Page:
Argentina has refused to devalue, pegging its currency to the dollar. Because the dollar has been so strong, that means Argentina is selling all of its goods at a premium around the world.

Result: No one's buying. The country is near collapse after three years of recession. Foreign investors, terrified of a currency devaluation, are fleeing. And in a desperate attempt to lure them back, the government has let overnight interest rates skyrocket to 300%. But despite these astronomical rates, nearly $1 trillion worth of reserves have already escaped.

The country hopes and prays for a rescue from the International Monetary Fund (IMF). But instead, the IMF rushes to pour money into Brazil. Argentina, they figure, is pretty much a lost cause. Instead of saving Argentina, the IMF's primary strategy is to let Argentina go and just try to prevent the crisis from infecting Brazil and the rest of the world.

Investors hotfoot it for the exits. It's our cue to leave, too.

Next stop: Japan.

"Japan's Economy On Brink
of Collapse" — Former
Minister of Finance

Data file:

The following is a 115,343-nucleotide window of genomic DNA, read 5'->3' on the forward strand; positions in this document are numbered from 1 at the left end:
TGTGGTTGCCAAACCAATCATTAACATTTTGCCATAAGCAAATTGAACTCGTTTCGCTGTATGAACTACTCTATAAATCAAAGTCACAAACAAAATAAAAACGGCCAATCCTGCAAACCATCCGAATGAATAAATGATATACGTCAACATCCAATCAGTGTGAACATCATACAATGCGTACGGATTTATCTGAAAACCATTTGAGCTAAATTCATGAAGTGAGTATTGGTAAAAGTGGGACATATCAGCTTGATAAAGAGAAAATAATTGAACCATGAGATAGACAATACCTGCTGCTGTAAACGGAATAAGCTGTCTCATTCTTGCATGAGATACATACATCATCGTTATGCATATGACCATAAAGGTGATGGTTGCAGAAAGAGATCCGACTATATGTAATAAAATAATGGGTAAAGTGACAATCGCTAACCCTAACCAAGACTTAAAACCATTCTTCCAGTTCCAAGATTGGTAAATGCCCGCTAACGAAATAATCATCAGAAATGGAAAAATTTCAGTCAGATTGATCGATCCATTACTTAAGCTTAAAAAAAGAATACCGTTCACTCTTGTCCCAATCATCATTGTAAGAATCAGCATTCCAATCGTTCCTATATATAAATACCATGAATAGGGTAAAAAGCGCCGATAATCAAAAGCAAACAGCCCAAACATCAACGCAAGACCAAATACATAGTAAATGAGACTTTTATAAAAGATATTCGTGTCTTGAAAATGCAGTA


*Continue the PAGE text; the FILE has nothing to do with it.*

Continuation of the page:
In Japan, the situation is different from Latin America in two ways. Despite a 10-year slump, Japan is still the second largest economy in the world. And unlike Latin America, Japanese investors and institutions are owners or creditors of big chunks of US assets.

We have an appointment with an old friend of mine at the Japanese Ministry of Finance.

I immediately sense a dramatic mood change from my last visit some 10 years earlier. Back then, the atmosphere was both festive and affluent — $500 sashimi lunches with a private chef in Asakusa ... $50,000 sushi banquets with hundreds in attendance ... and everywhere, glorious forecasts of Japan's future. Today, the mood is so somber, even the most modest forecasts of a brighter tomorrow are greeted with disdain.